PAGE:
Other uses

The term polder model and especially the verb polderen ("to polder") has been used pejoratively by some politicians to describe the slow decision-making process where all parties have to be heard. The model flourished under the purple coalition governments of Prime Minister Wim Kok, a coalition including the traditional rivals the Labour Party (a social-democratic party, whose colour is red) and the People's Party for Freedom and Democracy (conservative liberals, whose colour is blue). In the declining economic climate of the early 21st century, the model came under fierce attack particularly from right-wing politicians and Pim Fortuyn in his book entitled De puinhopen van acht jaar Paars (The Wreckage of Eight Years Purple).

Historical background

There is no consensus about the exact historical background of the polder model. In general, there are three views on this subject. One explanation points to the rebuilding of the Netherlands after World War II. Corporatism was an important feature of Christian democracy and particularly Catholic political thought. During the postwar period, the Catholic, Protestant, Christian, social-democratic, and liberal parties decided to work together to reconstruct the Netherlands, as did labour unions and employers' organizations. Important institutions of the polder model like the SER were founded in this period. No single political party has ever had anything approaching an overall majority in parliament, so a coalition government is inevitable. This makes parties extremely cautious, since today's enemy may be tomorrow's ally, all the more so in present times when the perceived death of ideology has made it possible for almost all the parties to work together.[citation needed]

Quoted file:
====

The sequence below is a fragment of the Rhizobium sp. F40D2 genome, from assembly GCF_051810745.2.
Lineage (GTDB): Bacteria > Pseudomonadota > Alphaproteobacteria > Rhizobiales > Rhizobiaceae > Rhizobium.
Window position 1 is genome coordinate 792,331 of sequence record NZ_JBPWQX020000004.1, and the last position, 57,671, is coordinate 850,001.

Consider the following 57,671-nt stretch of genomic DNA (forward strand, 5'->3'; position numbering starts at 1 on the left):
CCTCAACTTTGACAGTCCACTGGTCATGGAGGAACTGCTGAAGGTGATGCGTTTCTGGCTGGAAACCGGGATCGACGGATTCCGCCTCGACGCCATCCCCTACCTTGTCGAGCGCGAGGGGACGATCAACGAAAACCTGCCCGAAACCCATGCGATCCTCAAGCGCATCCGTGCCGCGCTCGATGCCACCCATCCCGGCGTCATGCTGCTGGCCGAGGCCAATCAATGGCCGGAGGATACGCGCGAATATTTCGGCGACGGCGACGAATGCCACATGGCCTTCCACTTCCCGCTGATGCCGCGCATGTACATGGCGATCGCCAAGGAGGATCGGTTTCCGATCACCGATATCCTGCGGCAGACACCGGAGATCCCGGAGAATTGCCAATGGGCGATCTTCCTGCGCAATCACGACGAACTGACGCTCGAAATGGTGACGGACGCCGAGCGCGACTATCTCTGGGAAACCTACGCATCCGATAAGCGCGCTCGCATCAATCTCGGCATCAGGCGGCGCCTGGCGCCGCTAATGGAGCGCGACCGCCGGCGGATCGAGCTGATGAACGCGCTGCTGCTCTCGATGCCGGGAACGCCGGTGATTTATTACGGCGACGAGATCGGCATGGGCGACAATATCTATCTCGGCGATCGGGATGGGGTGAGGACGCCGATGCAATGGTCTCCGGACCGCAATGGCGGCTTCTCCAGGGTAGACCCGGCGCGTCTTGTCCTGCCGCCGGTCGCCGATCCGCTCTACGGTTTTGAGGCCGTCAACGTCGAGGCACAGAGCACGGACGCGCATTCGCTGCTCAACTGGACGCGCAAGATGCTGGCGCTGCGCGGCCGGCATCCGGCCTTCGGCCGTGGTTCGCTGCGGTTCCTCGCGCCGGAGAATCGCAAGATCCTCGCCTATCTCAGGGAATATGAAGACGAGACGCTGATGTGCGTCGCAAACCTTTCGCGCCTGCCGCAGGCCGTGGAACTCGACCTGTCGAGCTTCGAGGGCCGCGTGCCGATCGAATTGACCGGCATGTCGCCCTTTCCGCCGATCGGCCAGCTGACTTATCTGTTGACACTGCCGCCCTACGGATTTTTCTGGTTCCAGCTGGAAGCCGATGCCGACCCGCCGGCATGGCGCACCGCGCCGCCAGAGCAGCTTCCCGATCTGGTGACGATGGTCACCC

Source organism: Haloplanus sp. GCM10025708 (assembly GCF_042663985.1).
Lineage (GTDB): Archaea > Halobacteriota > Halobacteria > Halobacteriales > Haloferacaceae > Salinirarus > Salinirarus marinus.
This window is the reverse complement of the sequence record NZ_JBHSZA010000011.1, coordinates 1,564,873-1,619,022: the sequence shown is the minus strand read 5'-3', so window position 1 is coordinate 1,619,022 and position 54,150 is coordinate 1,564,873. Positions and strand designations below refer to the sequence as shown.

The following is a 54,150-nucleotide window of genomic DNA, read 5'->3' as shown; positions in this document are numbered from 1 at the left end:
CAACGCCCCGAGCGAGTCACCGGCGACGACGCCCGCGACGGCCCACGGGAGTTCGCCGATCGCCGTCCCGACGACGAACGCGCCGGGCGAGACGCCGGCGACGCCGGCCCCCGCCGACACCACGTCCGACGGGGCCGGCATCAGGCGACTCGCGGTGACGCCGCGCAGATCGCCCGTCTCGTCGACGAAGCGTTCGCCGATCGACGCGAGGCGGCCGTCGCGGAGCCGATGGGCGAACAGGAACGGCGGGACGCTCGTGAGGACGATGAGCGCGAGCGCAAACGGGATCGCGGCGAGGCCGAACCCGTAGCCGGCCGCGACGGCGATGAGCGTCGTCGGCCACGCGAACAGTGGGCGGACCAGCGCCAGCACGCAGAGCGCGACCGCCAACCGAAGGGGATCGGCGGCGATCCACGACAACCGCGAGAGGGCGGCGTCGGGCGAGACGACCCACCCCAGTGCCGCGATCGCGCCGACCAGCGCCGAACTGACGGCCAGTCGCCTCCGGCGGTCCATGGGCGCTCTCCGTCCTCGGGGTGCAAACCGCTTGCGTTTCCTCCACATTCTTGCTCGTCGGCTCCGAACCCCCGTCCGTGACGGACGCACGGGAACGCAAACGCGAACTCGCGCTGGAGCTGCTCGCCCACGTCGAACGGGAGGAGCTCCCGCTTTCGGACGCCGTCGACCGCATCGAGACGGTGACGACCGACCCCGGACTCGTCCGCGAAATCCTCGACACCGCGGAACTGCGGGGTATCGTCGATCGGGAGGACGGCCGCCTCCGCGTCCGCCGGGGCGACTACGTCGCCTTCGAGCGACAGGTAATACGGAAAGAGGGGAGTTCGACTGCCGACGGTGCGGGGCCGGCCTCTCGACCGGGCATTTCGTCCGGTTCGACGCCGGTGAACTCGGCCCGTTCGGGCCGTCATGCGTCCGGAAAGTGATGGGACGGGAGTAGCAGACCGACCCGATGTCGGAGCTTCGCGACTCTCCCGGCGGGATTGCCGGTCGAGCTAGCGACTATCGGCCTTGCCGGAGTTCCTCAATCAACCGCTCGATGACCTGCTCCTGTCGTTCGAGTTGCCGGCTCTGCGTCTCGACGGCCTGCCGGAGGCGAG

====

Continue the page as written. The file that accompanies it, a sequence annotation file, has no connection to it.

Another explanation points to the dependency of the Netherlands on international trade and the world economy. The Dutch cannot afford protectionism against the unpredictable tides of the international economy because the Netherlands is not an autarkic economy. To cushion against the international economy, they set up the Social-Economic Council, which oversaw an extensive welfare state.[citation needed] A third explanation refers to a unique aspect of the Netherlands, that it consists in large part of polders, land reclaimed from the sea, which requires constant pumping and maintenance of the dykes. Ever since the Middle Ages, when the process of land reclamation began, different societies living in the same polder have been forced to cooperate because without unanimous agreement on shared responsibility for maintenance of the dykes and pumping stations, the polders would have flooded and everyone would have suffered. Crucially, even when different cities in the same polder were at war, they still had to cooperate in this respect. This is thought to have taught the Dutch to set aside differences for a greater purpose.[citation needed]